UGMA/UTMA accounts mature when the Beneficiary reaches the age of 18 or 21 (depending on the state). And that has many parents panicking because the beneficiaries of those accounts have open access to the funds once maturity occurs. This happens whether the donor desires this, or not. With a trust, you can restrict the use of assets better than any other financial tool available, simply allowing you (the Grantor) to stipulate the distribution terms.
Delay access and regain control of assets in an UGMA/UTMA account
A way to regain control of the assets in an UGMA/UTMA account is to create a trust to succeed the UTMA/UGMA account. Here’s how:
- Create a 3rd-party irrevocable trust with Kiss Trust (EPTC, the Trustee, will replace the UTMA/UGMA account custodian)
- Transfer the funds from the account into the trust
- Close the UGMA/UTMA account
Rules of UGMA & UTMA accounts
If you are considering opening an UGMA or UTMA account, or already have one open, it is important to understand the rules.
- Each UTMA/UGMA account has only one Beneficiary (a minor child) and one Custodian (usually a parent).
- The Custodian has “all rights, powers, duties and authority over such assets.”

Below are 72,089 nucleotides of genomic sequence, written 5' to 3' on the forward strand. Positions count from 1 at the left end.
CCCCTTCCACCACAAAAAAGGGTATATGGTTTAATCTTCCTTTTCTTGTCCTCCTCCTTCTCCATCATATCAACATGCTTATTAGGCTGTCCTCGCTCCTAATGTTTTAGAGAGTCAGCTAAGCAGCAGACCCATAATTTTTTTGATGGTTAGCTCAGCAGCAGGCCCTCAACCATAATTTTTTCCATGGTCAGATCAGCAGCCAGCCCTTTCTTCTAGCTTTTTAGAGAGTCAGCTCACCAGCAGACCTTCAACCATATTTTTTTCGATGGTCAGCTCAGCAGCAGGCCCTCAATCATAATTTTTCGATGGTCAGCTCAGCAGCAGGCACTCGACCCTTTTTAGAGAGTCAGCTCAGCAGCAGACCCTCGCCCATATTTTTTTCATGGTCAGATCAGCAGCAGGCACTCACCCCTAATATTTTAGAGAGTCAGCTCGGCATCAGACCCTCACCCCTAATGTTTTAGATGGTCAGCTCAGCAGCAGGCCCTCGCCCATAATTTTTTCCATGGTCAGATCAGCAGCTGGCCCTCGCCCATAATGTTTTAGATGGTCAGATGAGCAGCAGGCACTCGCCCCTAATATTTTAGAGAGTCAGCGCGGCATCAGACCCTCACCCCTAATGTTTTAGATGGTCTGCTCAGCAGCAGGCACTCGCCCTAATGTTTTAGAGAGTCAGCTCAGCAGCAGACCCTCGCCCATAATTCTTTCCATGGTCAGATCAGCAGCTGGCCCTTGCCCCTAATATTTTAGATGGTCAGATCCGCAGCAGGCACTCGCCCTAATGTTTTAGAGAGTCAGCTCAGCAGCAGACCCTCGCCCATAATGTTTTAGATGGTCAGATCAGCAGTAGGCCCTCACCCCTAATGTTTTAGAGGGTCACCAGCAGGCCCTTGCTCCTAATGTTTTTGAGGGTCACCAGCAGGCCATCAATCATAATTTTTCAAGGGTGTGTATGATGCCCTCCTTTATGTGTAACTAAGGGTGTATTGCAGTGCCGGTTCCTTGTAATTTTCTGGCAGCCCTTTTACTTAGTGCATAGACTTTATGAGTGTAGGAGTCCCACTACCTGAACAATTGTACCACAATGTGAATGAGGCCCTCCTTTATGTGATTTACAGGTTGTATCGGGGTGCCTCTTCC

- When the Beneficiary reaches the age of majority, the Beneficiary has full and unfettered access to the account.
- Asset in an UTMA/UGMA account is irrevocable, thus the Custodian cannot use UTMA/UGMA assets for the benefit of anyone other than the minor, or beneficiary of the account.
- The Custodian of an UTMA/UGMA account may use “so much of the custodial property as the custodian considers advisable for the use and benefit of the minor, without court order.” Thus, there is a clear basis for the Custodian’s discretion to use the assets for the minor’s direct or indirect benefit.
As noted, when the Beneficiary attains the age of majority or dies, the Custodian must transfer the assets to the Beneficiary or the Beneficiary’s estate. However, prior to the age of majority the Custodian has the right to transfer UTMA/UGMA account assets into a trust or another investment vehicle that benefits the Beneficiary.
We note that there are no known court precedents voiding the Custodian’s right to make such a preemptive transfer, as long as the new trust does not delay the availability of benefits until the death of the donors. Thus, if the Custodian has a “reasoned basis” for delaying the Beneficiary’s access to the assets, and there is no dilution of the custodial assets, then preemptive delay is appropriate. A “reasoned basis” can be as simple as the Custodian’s judgement that the Beneficiary will use the assets to his or her harm, or that the Beneficiary may waste the assets frivolously or imprudently.
The UTMA/UGMA account custodian is not subject to the usual fiduciary duties of a trustee—the Custodian’s only duty is that the property be used for the minor’s benefit. This “beneficial use standard” is satisfied if the Custodian transfers the property to a trust that benefits the same Beneficiary exclusively.
Converting a UTMA/UGMA into a Kiss Trust is a wise decision and will give you the peace of mind of knowing that the assets will be spent how and when you (the Grantor) wants, based on the distribution terms of the trust.